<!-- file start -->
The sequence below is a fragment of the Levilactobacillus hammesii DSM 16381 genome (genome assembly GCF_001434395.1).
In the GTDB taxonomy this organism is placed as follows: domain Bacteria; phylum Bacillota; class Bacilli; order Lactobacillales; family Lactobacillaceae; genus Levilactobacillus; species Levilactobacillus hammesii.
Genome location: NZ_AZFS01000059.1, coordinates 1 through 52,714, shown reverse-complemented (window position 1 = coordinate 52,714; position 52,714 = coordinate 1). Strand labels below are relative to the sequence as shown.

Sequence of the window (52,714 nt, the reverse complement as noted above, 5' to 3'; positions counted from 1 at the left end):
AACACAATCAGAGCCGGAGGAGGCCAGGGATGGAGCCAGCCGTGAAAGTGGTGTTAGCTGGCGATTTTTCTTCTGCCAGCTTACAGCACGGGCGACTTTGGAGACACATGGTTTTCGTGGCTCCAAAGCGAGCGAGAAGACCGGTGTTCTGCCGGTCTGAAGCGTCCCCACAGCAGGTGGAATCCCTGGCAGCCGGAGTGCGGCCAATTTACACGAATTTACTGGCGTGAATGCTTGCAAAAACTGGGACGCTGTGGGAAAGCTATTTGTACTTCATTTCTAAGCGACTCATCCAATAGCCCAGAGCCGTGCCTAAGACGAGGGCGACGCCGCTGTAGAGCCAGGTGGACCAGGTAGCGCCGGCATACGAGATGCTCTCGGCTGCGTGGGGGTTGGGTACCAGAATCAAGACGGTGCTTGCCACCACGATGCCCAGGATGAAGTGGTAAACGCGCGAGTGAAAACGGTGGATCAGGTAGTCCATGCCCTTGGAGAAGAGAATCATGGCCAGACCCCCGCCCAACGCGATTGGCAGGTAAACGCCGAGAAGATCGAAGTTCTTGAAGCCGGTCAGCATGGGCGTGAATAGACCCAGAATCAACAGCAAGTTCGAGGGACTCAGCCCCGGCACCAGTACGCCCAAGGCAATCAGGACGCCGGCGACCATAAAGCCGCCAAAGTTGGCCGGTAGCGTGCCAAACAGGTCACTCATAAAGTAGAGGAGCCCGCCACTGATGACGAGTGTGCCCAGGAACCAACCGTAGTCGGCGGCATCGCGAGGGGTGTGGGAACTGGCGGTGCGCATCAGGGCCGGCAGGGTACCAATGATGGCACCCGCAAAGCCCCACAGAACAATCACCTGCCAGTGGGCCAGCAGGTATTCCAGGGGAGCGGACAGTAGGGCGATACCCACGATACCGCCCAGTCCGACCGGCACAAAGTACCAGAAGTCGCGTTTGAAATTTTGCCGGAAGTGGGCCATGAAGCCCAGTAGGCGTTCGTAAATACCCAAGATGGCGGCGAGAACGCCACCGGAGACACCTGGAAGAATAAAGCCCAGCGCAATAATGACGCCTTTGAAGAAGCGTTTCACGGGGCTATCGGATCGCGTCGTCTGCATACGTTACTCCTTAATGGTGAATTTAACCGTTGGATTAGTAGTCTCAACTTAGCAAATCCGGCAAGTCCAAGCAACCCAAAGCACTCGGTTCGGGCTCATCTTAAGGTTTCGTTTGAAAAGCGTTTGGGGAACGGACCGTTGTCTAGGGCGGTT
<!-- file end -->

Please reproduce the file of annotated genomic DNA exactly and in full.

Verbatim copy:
The sequence below is a fragment of the Levilactobacillus hammesii DSM 16381 genome (genome assembly GCF_001434395.1).
In the GTDB taxonomy this organism is placed as follows: domain Bacteria; phylum Bacillota; class Bacilli; order Lactobacillales; family Lactobacillaceae; genus Levilactobacillus; species Levilactobacillus hammesii.
Genome location: NZ_AZFS01000059.1, coordinates 1 through 52,714, shown reverse-complemented (window position 1 = coordinate 52,714; position 52,714 = coordinate 1). Strand labels below are relative to the sequence as shown.

Sequence of the window (52,714 nt, the reverse complement as noted above, 5' to 3'; positions counted from 1 at the left end):
AACACAATCAGAGCCGGAGGAGGCCAGGGATGGAGCCAGCCGTGAAAGTGGTGTTAGCTGGCGATTTTTCTTCTGCCAGCTTACAGCACGGGCGACTTTGGAGACACATGGTTTTCGTGGCTCCAAAGCGAGCGAGAAGACCGGTGTTCTGCCGGTCTGAAGCGTCCCCACAGCAGGTGGAATCCCTGGCAGCCGGAGTGCGGCCAATTTACACGAATTTACTGGCGTGAATGCTTGCAAAAACTGGGACGCTGTGGGAAAGCTATTTGTACTTCATTTCTAAGCGACTCATCCAATAGCCCAGAGCCGTGCCTAAGACGAGGGCGACGCCGCTGTAGAGCCAGGTGGACCAGGTAGCGCCGGCATACGAGATGCTCTCGGCTGCGTGGGGGTTGGGTACCAGAATCAAGACGGTGCTTGCCACCACGATGCCCAGGATGAAGTGGTAAACGCGCGAGTGAAAACGGTGGATCAGGTAGTCCATGCCCTTGGAGAAGAGAATCATGGCCAGACCCCCGCCCAACGCGATTGGCAGGTAAACGCCGAGAAGATCGAAGTTCTTGAAGCCGGTCAGCATGGGCGTGAATAGACCCAGAATCAACAGCAAGTTCGAGGGACTCAGCCCCGGCACCAGTACGCCCAAGGCAATCAGGACGCCGGCGACCATAAAGCCGCCAAAGTTGGCCGGTAGCGTGCCAAACAGGTCACTCATAAAGTAGAGGAGCCCGCCACTGATGACGAGTGTGCCCAGGAACCAACCGTAGTCGGCGGCATCGCGAGGGGTGTGGGAACTGGCGGTGCGCATCAGGGCCGGCAGGGTACCAATGATGGCACCCGCAAAGCCCCACAGAACAATCACCTGCCAGTGGGCCAGCAGGTATTCCAGGGGAGCGGACAGTAGGGCGATACCCACGATACCGCCCAGTCCGACCGGCACAAAGTACCAGAAGTCGCGTTTGAAATTTTGCCGGAAGTGGGCCATGAAGCCCAGTAGGCGTTCGTAAATACCCAAGATGGCGGCGAGAACGCCACCGGAGACACCTGGAAGAATAAAGCCCAGCGCAATAATGACGCCTTTGAAGAAGCGTTTCACGGGGCTATCGGATCGCGTCGTCTGCATACGTTACTCCTTAATGGTGAATTTAACCGTTGGATTAGTAGTCTCAACTTAGCAAATCCGGCAAGTCCAAGCAACCCAAAGCACTCGGTTCGGGCTCATCTTAAGGTTTCGTTTGAAAAGCGTTTGGGGAACGGACCGTTGTCTAGGGCGGTT